Loop Collective

loop_stillLoop is a collective of independent media artists whose mandate is to develop a public platform integrating experimental film and video with other art forms. Their mission is to explore the roots of experimental film and video by creating a dialogue with other artistic mediums.

The Loop Collective sees their work in relation to the local art community in Toronto, as well as to the larger framework of global capitalism and commodity-art. In the first place, their work seeks to fill a gap that they see existent in the Toronto art world, by providing expression to formalist film experiments, despite the often difficult task of locating spaces suitable to house their shows. Indeed, the interdisciplinary nature of their projects is very often hard to accommodate in the traditional venues for showcasing both visual art and film. Their work also seeks to redress some of the artistic absences in global commercial culture which they see as "purposely repressing" creative work that is experimental, formalist and non-marketable. In a cultural context that rewards market-friendly artwork, the Loop Collective is committed to providing funding and space for artists whose work is antithetical to the commercial mandates of even more progressive broadcasters and film festival programmers. While not explicitly "political" (political in content) their programming, in its very refusal of commercial form, expresses a politics similar to that described by Herbert Marcuse as the critique of "that which is."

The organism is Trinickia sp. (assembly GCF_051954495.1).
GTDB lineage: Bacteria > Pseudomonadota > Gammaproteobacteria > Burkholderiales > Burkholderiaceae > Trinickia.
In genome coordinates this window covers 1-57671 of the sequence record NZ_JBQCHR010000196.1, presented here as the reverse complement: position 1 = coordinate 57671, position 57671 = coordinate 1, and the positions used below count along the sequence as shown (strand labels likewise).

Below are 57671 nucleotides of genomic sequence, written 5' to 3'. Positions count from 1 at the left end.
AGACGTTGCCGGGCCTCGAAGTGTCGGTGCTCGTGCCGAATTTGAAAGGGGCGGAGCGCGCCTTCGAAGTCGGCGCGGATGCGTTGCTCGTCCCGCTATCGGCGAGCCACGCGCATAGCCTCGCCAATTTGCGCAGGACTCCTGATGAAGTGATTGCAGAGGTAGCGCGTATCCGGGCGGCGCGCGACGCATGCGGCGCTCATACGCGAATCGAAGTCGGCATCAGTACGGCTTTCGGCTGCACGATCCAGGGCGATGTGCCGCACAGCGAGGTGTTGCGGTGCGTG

The Visible City Project's interview with Loop features three members of the collective: Izabella Pruska-Oldenhof, Ilana Gutman and Colin Clark.

Visit the Loop Collective’s website

- Nicholas Balaisis


"Interdisciplinarity and an Artist-First Mandate"
"Crossing Borders and Finding Spaces"
"Building a Community"
"Formalism and Film Scenes"


Visible City: Project + Archive is supported by the Social Sciences and Humanities Research Council of CanadaCanada Research Chairs, York Research, Ontario Innovation Trust, and the Canada Foundation for Innovation. This work is licensed under a Creative Commons License.